Volkswagen found simple yet effective solutions that make the Golf GTI a hoot to drive

Perhaps equally popular and recognizable as the Golf nameplate is the GTI badge. It has been honoring the Golf moniker since 1976 and during that time, it became synonymous with fun driving as well as daily driving suitability.

Along the years, Volkswagen refined the recipe and it’s safe to say that the 2020 Golf GTI is the most advanced of its kind. VW never went astray from the FWD setup in the Golf GTI, but it had to find ingenious solutions to keep it relevant and engaging.

Minor tweaks, major results

The first Golf GTI used an Audi-sourced engine pumping out 110 horsepower. The 1.6-liter inline-four was the perfect match to the ultra-light, ultra-nimble Golf Mark 1 frame, resulting in a top speed of over 110 mph. As generations came and went, power went up and so did the engine’s displacement.

Right now, the 2020 Golf GTI based on the Mark 8 Golf produces 241 horsepower and 273 pound-feet of twist from a turbocharged 2.0-liter inline-four mill.

Here's How the 2020 Volkswagen Golf GTI Made FWD Fun
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Everyone who drove a front-wheel-drive hot hatch at least once knows that these pocket rockets are susceptible to torque steer, a phenomenon that happens due to unequal-length half shafts on the front axle. This, in turn, generates different levels of reaction to the torque that’s sent there by the transmission and, ultimately, different levels of grip - hence the steering wheel movement and the car’s tendency to veer left or right.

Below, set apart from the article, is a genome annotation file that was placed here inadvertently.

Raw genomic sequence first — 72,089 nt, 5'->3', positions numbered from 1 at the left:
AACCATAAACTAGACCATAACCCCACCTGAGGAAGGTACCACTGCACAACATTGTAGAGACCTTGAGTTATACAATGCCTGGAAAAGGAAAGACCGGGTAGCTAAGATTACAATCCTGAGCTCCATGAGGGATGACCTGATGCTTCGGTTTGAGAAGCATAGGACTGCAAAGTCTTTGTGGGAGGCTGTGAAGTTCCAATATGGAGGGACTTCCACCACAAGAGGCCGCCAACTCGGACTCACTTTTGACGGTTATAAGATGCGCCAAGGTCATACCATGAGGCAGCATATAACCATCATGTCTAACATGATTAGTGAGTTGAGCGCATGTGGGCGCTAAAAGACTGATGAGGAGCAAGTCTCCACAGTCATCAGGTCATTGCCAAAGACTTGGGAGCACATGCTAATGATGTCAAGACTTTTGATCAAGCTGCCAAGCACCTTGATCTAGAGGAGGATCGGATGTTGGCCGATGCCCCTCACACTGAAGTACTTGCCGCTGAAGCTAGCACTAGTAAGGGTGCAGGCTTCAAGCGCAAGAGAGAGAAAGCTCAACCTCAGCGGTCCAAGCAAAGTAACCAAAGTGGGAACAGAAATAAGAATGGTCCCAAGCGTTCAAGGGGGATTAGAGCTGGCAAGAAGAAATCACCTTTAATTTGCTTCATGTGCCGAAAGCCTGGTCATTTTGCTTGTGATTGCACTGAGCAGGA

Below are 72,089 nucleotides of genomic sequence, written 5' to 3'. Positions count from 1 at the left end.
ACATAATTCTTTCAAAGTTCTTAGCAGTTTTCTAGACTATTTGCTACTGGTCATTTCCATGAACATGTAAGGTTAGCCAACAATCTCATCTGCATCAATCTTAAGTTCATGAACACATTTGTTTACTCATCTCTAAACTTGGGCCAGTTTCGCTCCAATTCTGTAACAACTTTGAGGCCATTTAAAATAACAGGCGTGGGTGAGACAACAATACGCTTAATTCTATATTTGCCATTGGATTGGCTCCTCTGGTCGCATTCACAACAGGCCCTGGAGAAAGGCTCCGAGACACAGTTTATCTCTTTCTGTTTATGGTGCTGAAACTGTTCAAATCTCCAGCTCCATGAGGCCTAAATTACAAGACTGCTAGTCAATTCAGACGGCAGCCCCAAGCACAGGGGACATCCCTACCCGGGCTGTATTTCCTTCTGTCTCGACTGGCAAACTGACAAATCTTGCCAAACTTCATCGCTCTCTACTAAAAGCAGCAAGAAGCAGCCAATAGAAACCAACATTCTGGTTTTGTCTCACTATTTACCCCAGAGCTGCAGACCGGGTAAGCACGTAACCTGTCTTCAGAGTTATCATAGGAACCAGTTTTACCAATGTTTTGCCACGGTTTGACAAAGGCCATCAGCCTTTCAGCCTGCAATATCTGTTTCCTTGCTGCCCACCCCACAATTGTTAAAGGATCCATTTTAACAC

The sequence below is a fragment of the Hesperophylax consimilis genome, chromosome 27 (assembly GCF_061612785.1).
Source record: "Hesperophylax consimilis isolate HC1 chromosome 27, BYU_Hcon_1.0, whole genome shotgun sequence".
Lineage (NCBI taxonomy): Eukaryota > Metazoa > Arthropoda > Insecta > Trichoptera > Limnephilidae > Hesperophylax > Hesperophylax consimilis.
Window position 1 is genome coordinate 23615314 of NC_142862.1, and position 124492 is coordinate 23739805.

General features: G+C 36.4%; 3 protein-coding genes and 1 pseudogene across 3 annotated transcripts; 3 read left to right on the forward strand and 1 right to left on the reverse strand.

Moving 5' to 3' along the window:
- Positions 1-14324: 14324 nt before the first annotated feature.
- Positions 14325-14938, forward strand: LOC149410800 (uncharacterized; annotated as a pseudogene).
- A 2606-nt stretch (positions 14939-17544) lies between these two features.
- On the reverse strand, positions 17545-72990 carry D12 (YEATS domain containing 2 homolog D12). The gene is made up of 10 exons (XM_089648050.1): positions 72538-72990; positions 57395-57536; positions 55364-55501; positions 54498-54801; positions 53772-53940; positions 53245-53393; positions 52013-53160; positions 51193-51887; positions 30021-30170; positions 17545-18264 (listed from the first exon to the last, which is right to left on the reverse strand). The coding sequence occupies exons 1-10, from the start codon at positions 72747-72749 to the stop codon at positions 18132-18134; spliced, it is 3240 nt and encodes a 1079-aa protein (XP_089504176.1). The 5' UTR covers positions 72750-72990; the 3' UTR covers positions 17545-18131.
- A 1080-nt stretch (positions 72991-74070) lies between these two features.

So, how did Volkswagen fix this issue? The answer is a three-letter word, namely VAQ - essentially a limited-slip differential lock system which gets neatly detailed in Donut Media’s video.

Here's How the 2020 Volkswagen Golf GTI Made FWD Fun
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Oh, and once you’re done with the technical explanations, check out this video showcasing seven generations of the Golf GTI, hosted by Ben Collins, which some of you might formerly recognize as The Stig:

Tudor Rus
Assistant Content Manager - Automotive Expert - tudor@topspeed.com
Tudor’s first encounter with cars took place when he was only a child. Back then, his father brought home a Trabant 601 Kombi and a few years later, a Wartburg 353. At that time, he was too young to know how they worked and way too young to drive them, but he could see one thing – each of them had a different ethos and their own unique personality. As time went on, he started seeing that in other cars as well, and his love for the automobile was born.  Read More
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